Ongoing hostilities between Kokang fighters and government forces in Myanmar’s volatile northern Shan state have left six more civilians dead and forced thousands of residents and migrant workers in the town of Laukkai to flee to safety, locals said on Tuesday.
Fighting broke out early Monday when 30 soldiers from the Myanmar National Democratic Alliance Army (MNDAA), the formal name of the Kokang army, attacked police and military posts and civilian buildings, leaving about 30 people—police, civilians, and insurgents—dead.
On Tuesday, six people inside casinos in Laukkai died in the fighting, and government soldiers apprehended about 80 casino workers, locals said.
MNDAA soldiers told Agence France-Presse that civilians and some army officers died in clashes around Laukkai, but did not specify numbers.
Myanmar nationals from other parts of the country and Chinese who work in the city close to the border with China have been trying to return home to safety, they said.
About 10,000 workers from middle Myanmar are trying to go back home, but they cannot afford the 10,000-kyat (U.S. $7.30) bus fare and are waiting around on the streets, locals said.
The MNDAA are said to have initiated the assault on government troops and police in retaliation for Myanmar army troops attacking Kokang territory.
Brigadier General Nyo Tun Aung, an Arakan Army (AA) officer who is a spokesman of the Northern Alliance—a coalition of four ethnic armed groups including the MNDAA—told RFA’s Myanmar Service that the ethnic militias will not lay down their arms, but are open to political discussions to resolve their conflicts.
“The government military has been asking us to abandon our weapons for a long time, but we stand firm on resolving political conflicts through political means instead of abandoning our weapons,” he said.
“The government military has been launching offensive attacks on us since last December, and has used heavy weapons many times,” he said.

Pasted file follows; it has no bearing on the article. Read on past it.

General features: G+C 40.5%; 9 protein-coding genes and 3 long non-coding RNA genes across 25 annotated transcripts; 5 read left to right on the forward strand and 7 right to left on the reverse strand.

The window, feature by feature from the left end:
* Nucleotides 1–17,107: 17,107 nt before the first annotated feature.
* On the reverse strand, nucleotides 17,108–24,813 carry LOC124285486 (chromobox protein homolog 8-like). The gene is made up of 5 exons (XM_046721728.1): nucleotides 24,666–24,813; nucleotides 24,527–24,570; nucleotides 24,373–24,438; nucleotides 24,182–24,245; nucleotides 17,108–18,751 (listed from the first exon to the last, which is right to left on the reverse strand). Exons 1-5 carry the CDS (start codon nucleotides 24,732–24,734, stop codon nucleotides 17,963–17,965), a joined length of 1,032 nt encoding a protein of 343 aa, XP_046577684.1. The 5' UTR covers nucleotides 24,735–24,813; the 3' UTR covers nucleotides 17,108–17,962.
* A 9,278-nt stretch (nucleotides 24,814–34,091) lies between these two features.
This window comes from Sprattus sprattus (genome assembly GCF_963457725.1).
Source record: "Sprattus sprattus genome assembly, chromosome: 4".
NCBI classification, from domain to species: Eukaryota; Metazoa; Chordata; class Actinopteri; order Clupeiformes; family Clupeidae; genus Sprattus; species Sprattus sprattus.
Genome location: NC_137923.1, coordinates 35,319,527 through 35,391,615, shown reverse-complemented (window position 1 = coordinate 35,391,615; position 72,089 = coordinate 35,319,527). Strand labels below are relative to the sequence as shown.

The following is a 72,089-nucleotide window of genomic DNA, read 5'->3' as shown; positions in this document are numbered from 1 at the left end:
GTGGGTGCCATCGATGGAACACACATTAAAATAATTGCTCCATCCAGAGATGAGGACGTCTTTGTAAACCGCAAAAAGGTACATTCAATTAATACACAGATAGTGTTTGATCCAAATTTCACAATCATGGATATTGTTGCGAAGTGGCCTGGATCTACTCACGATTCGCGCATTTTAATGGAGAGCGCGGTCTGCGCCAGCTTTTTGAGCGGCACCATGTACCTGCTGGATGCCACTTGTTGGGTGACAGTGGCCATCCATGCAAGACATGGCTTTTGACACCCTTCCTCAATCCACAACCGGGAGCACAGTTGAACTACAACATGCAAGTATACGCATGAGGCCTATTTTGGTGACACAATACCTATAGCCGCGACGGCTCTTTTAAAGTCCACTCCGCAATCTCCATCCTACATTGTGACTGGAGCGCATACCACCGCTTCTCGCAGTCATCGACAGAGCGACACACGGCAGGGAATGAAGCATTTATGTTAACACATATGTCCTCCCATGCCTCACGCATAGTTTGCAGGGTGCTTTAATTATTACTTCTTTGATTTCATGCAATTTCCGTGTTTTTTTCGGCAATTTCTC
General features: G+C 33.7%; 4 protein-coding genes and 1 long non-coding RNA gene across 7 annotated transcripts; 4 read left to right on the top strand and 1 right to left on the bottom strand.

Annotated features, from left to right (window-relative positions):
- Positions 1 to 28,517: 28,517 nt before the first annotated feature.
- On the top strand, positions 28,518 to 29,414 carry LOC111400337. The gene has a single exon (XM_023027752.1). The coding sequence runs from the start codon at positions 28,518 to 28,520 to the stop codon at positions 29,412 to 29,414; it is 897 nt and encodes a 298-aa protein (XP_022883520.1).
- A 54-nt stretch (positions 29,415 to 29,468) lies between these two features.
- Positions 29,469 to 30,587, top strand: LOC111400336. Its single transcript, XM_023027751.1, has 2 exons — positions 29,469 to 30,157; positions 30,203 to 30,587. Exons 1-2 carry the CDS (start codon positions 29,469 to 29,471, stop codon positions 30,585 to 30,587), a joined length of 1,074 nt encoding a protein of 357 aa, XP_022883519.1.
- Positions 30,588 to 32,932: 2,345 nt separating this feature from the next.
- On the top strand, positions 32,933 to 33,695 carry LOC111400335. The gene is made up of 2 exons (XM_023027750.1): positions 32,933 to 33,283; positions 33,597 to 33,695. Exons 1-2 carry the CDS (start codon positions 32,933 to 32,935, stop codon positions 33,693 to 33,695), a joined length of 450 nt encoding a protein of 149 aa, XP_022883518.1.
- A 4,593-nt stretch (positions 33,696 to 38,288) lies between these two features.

The MNDAA and government troops engaged in three separate clashes this morning, he said, adding that at about 2 a.m., the [Myanmar] military used heavy weapons and dropped bombs that exploded in China’s territory.
“We ethnic armed groups are not doing anything to harm our ethnic people,” Nyo Tun Aung said. “We always try to stay away from fighting in town and not to affect people, but this time we had to fight back in the town because they attacked us in the town.
“People have had to flee from the town,” he said. “Our group took about 300 workers to a safe place yesterday.”
Fighting to continue
Nyo Tun Aung believes the fighting will continue because the government military added about 50 trucks with troops.
“We ethnic armed groups have to fight back to protect our territories because the government army is making a war of aggression, he said. “We have been fighting off the military government as representatives of the Northern Alliance.”
The MNDAA and other three members of the Northern Alliance—the AA, Kachin Independence Army (KIA), and Ta’ang National Liberation Army (TNLA)—have been fighting Myanmar forces in northern Shan and Kachin states. They carried out coordinated attacks on government and military targets in northern Shan state last November.
Myanmar’s Commander-in-Chief’s Office issued a statement on Monday saying that the government military had invited the MNDAA, TNLA, and AA to attend a national-level peace talks this month and participate in political dialogue without signing a nationwide cease-fire agreement (NCA) if they abandoned their weapons.
The Northern Alliance responded in a statement issued Tuesday that it had to defend itself because government troops are using force against the group.
The four ethnic armies did not sign the government’s NCA that was reached with other militias in October 2015.
In the meantime, the Chinese government has called for an immediate cease-fire and restoration of order as thousands flee across the border from Myanmar, raising fears of another exodus like the one that occurred two years ago, AFP reported.
Fighting between ethnic armies and state soldiers in the same area in early 2015 drove tens of thousands of residents to flee, many of whom crossed the border into China, which accused Myanmar of dropping bombs on its territory.
Reported by Wai Mar Tun for RFA’s Myanmar Service. Translated by Khet Mar. Written in English by Roseanne Gerin.